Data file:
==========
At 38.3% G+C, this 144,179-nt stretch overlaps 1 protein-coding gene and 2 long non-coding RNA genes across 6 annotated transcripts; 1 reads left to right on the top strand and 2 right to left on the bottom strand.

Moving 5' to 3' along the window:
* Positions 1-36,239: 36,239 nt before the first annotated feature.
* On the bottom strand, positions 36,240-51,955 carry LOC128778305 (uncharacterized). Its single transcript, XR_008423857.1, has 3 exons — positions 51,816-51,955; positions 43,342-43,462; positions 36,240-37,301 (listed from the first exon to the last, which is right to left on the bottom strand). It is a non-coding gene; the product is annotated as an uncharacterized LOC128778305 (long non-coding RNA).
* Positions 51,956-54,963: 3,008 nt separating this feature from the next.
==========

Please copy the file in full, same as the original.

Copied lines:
At 38.3% G+C, this 144,179-nt stretch overlaps 1 protein-coding gene and 2 long non-coding RNA genes across 6 annotated transcripts; 1 reads left to right on the top strand and 2 right to left on the bottom strand.

Moving 5' to 3' along the window:
* Positions 1-36,239: 36,239 nt before the first annotated feature.
* On the bottom strand, positions 36,240-51,955 carry LOC128778305 (uncharacterized). Its single transcript, XR_008423857.1, has 3 exons — positions 51,816-51,955; positions 43,342-43,462; positions 36,240-37,301 (listed from the first exon to the last, which is right to left on the bottom strand). It is a non-coding gene; the product is annotated as an uncharacterized LOC128778305 (long non-coding RNA).
* Positions 51,956-54,963: 3,008 nt separating this feature from the next.